In early August 1942, hoping to halt the expansion of the Japanese in the South Pacific, Allied forces landed on a small island in the Solomon Islands: Guadalcanal. It would take six long months of grueling battle before they would wrest control of the island from the enemy. The victory was of critical importance, the moment when the Allies put the Japanese on the defensive for the first time. It was also hard-won, involving intense combat in the skies above and the waters surrounding Guadalcanal, as well as on its muddy shores. The soldiers, sailors, and Marines fighting to hold Guadalcanal—many of whom had survived the attacks on Pearl Harbor eight months earlier—found themselves battling not only the enemy, but also suffocating heat, intense food shortages and tropical diseases such as dysentery and malaria.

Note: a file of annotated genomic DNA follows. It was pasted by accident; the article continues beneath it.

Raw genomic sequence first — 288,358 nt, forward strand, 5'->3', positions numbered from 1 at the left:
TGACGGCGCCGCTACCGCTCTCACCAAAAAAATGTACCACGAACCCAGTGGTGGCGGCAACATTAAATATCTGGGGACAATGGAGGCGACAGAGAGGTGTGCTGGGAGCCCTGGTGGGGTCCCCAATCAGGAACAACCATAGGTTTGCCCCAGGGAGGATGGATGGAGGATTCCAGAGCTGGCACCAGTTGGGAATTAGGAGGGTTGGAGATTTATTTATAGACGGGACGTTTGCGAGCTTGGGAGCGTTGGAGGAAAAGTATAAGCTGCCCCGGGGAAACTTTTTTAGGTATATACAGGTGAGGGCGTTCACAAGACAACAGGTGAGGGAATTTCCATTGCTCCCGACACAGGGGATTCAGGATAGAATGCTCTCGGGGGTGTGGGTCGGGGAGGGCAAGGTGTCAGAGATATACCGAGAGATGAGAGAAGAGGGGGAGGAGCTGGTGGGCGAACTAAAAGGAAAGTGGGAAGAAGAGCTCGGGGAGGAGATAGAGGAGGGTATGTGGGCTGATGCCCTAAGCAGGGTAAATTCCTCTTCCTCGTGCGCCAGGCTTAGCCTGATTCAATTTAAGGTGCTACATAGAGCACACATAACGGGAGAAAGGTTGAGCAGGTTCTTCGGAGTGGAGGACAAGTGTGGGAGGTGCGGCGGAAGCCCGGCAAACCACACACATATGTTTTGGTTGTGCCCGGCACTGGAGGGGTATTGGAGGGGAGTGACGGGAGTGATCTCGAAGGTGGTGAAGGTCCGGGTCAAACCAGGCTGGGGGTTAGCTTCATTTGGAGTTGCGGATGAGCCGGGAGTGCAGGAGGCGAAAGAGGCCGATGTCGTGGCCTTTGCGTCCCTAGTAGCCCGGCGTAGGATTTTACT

In this online presentation, created to commemorate the 75th anniversary of the end of the campaign, veterans of the “green hell” of Guadalcanal narrate their experiences through oral history interviews, letters, diaries, memoirs, and photographs.